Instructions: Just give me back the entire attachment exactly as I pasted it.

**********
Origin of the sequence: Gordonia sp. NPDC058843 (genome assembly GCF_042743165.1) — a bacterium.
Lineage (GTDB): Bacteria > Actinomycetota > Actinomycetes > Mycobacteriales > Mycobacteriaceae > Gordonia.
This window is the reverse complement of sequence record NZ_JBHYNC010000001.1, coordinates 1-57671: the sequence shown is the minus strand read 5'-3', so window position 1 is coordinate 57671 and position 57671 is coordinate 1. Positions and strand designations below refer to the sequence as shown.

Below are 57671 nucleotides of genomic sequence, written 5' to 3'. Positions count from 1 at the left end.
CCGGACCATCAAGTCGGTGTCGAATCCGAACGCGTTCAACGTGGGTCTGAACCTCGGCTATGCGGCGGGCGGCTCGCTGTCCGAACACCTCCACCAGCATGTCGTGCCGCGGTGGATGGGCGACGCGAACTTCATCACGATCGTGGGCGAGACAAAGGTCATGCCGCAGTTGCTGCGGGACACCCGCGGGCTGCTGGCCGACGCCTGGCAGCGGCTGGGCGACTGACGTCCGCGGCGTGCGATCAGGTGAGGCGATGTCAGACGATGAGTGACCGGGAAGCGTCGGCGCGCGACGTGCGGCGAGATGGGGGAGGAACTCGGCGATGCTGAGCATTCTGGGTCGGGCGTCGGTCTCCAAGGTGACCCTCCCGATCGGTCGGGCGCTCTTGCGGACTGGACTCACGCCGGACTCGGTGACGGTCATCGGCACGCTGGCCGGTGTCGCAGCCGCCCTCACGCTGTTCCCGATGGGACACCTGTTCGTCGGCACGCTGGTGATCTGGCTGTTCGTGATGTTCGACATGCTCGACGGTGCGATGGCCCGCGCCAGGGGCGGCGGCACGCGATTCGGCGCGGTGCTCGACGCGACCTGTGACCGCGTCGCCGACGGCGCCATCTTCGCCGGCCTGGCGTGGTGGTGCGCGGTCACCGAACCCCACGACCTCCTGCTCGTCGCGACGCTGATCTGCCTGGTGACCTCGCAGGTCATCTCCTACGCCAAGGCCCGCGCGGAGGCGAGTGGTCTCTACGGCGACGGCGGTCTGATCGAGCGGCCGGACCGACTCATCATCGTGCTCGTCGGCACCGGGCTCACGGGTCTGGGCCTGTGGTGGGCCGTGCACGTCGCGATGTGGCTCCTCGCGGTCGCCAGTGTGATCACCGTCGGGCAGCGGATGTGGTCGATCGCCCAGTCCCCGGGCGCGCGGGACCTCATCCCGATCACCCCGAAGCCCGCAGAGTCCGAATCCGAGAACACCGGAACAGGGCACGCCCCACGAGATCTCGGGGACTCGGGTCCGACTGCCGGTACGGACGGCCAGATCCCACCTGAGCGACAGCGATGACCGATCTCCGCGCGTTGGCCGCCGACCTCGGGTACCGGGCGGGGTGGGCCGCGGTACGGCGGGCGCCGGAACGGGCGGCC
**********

Origin of the sequence: Gordonia sp. NPDC058843 (genome assembly GCF_042743165.1) — a bacterium.
Lineage (GTDB): Bacteria > Actinomycetota > Actinomycetes > Mycobacteriales > Mycobacteriaceae > Gordonia.
This window is the reverse complement of sequence record NZ_JBHYNC010000001.1, coordinates 1-57671: the sequence shown is the minus strand read 5'-3', so window position 1 is coordinate 57671 and position 57671 is coordinate 1. Positions and strand designations below refer to the sequence as shown.

Below are 57671 nucleotides of genomic sequence, written 5' to 3'. Positions count from 1 at the left end.
CCGGACCATCAAGTCGGTGTCGAATCCGAACGCGTTCAACGTGGGTCTGAACCTCGGCTATGCGGCGGGCGGCTCGCTGTCCGAACACCTCCACCAGCATGTCGTGCCGCGGTGGATGGGCGACGCGAACTTCATCACGATCGTGGGCGAGACAAAGGTCATGCCGCAGTTGCTGCGGGACACCCGCGGGCTGCTGGCCGACGCCTGGCAGCGGCTGGGCGACTGACGTCCGCGGCGTGCGATCAGGTGAGGCGATGTCAGACGATGAGTGACCGGGAAGCGTCGGCGCGCGACGTGCGGCGAGATGGGGGAGGAACTCGGCGATGCTGAGCATTCTGGGTCGGGCGTCGGTCTCCAAGGTGACCCTCCCGATCGGTCGGGCGCTCTTGCGGACTGGACTCACGCCGGACTCGGTGACGGTCATCGGCACGCTGGCCGGTGTCGCAGCCGCCCTCACGCTGTTCCCGATGGGACACCTGTTCGTCGGCACGCTGGTGATCTGGCTGTTCGTGATGTTCGACATGCTCGACGGTGCGATGGCCCGCGCCAGGGGCGGCGGCACGCGATTCGGCGCGGTGCTCGACGCGACCTGTGACCGCGTCGCCGACGGCGCCATCTTCGCCGGCCTGGCGTGGTGGTGCGCGGTCACCGAACCCCACGACCTCCTGCTCGTCGCGACGCTGATCTGCCTGGTGACCTCGCAGGTCATCTCCTACGCCAAGGCCCGCGCGGAGGCGAGTGGTCTCTACGGCGACGGCGGTCTGATCGAGCGGCCGGACCGACTCATCATCGTGCTCGTCGGCACCGGGCTCACGGGTCTGGGCCTGTGGTGGGCCGTGCACGTCGCGATGTGGCTCCTCGCGGTCGCCAGTGTGATCACCGTCGGGCAGCGGATGTGGTCGATCGCCCAGTCCCCGGGCGCGCGGGACCTCATCCCGATCACCCCGAAGCCCGCAGAGTCCGAATCCGAGAACACCGGAACAGGGCACGCCCCACGAGATCTCGGGGACTCGGGTCCGACTGCCGGTACGGACGGCCAGATCCCACCTGAGCGACAGCGATGACCGATCTCCGCGCGTTGGCCGCCGACCTCGGGTACCGGGCGGGGTGGGCCGCGGTACGGCGGGCGCCGGAACGGGCGGCC